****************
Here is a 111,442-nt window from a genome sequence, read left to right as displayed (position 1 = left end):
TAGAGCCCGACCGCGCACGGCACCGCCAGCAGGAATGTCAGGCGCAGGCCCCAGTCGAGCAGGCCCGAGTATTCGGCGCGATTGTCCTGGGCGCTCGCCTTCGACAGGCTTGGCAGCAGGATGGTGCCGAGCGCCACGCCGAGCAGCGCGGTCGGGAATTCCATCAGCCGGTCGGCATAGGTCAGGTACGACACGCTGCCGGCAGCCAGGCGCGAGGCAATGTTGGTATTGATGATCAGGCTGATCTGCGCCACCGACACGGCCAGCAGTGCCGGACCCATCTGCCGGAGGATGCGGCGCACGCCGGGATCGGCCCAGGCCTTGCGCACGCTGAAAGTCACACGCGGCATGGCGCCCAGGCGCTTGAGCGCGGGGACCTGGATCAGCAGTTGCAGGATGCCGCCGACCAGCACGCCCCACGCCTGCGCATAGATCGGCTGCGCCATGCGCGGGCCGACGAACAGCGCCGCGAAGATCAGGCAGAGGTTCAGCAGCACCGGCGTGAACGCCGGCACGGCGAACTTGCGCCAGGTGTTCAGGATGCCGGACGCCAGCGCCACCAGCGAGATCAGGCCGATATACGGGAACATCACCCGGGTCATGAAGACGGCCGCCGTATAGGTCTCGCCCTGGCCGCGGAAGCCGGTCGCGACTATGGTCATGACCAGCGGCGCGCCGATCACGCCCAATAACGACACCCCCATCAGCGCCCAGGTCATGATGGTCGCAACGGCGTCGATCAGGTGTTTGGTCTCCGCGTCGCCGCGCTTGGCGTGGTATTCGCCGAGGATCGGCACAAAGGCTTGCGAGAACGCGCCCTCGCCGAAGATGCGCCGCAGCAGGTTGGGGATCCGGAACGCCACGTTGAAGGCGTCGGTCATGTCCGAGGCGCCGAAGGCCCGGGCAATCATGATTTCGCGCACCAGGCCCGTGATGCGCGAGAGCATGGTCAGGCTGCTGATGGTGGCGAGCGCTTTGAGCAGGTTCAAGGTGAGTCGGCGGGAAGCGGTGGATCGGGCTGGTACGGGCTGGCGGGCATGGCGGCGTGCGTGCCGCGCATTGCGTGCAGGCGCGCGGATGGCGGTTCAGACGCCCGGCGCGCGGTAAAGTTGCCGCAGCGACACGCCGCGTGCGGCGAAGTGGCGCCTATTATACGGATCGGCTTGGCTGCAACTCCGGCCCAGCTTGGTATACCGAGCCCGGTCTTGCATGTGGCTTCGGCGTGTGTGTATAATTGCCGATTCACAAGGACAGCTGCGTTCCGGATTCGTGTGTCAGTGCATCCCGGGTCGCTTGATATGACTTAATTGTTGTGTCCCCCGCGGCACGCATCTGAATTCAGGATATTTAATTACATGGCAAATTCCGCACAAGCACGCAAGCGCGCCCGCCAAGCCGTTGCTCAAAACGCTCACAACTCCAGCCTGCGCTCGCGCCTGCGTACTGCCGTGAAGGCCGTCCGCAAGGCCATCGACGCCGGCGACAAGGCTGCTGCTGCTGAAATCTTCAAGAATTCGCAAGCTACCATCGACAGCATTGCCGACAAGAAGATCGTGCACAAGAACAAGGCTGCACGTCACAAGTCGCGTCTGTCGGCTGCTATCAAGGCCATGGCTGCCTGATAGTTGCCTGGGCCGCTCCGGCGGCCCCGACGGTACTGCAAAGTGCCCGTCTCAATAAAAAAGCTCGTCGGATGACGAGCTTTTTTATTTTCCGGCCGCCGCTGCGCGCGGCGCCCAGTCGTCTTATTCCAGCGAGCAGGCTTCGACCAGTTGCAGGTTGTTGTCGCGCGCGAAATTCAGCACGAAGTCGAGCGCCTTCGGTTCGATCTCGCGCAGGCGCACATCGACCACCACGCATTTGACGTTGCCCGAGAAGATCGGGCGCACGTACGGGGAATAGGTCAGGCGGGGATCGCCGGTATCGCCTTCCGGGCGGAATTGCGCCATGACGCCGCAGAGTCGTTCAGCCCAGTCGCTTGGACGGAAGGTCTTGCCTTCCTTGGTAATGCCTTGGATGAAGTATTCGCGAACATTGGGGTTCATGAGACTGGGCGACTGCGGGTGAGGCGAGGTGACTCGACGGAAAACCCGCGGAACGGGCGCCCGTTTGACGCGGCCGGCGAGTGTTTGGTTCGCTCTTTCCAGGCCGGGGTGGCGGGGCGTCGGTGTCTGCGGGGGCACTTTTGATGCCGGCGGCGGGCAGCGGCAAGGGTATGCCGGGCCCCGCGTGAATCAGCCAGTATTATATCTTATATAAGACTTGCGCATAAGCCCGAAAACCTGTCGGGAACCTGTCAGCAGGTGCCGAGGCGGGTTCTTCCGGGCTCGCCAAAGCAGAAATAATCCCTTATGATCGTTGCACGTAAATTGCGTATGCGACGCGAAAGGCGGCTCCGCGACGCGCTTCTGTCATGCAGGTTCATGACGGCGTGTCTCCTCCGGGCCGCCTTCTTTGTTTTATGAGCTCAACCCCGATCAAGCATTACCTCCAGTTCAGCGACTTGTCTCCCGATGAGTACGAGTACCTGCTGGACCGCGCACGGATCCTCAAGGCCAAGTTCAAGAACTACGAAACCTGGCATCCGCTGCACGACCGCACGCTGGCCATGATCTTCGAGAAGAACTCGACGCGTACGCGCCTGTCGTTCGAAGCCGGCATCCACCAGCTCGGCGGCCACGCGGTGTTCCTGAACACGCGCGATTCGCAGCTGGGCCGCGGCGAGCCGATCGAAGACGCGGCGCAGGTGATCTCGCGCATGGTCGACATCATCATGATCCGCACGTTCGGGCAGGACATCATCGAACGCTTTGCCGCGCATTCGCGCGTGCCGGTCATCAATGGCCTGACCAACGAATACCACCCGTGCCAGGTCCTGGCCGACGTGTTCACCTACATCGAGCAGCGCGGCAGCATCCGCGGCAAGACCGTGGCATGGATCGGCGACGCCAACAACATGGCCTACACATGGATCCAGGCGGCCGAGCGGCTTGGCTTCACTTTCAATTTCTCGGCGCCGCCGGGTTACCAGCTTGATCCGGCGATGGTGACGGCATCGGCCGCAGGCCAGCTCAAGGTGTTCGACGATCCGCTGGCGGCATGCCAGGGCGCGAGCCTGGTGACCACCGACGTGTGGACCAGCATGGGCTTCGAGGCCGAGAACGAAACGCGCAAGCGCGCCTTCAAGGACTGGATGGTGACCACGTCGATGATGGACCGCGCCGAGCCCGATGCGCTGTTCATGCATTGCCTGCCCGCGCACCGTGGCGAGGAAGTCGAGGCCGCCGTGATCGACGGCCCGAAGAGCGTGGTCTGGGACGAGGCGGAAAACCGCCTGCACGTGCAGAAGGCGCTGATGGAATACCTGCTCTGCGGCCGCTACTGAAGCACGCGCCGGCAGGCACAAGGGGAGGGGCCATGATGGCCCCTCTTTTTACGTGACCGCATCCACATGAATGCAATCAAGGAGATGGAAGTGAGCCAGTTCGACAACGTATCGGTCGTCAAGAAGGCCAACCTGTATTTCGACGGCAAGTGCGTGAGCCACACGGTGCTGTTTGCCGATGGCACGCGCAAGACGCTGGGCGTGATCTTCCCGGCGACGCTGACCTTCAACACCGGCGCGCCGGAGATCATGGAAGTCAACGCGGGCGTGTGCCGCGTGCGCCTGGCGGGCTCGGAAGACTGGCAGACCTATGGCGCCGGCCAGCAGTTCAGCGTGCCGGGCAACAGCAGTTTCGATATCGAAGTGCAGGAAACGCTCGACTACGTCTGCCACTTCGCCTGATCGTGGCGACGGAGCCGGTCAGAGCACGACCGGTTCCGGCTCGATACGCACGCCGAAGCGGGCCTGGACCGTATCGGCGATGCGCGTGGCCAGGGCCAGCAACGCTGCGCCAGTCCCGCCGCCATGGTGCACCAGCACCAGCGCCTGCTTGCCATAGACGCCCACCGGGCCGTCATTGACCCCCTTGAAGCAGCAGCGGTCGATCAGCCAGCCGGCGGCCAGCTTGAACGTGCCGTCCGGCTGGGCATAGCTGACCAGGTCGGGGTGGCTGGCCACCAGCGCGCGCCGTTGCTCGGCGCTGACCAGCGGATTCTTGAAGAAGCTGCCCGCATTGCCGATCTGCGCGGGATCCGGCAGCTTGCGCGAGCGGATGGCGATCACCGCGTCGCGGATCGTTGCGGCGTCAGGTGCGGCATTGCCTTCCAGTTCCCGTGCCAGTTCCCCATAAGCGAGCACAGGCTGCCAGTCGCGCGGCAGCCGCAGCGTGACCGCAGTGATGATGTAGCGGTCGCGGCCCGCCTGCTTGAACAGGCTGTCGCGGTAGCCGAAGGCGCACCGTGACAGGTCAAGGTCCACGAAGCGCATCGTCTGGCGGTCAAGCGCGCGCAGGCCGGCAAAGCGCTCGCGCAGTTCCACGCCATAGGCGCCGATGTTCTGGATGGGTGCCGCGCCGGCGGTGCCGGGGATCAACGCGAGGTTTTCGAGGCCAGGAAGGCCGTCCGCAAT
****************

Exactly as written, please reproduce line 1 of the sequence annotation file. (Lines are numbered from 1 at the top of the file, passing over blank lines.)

Here is a 111,442-nt window from a genome sequence, read left to right as displayed (position 1 = left end):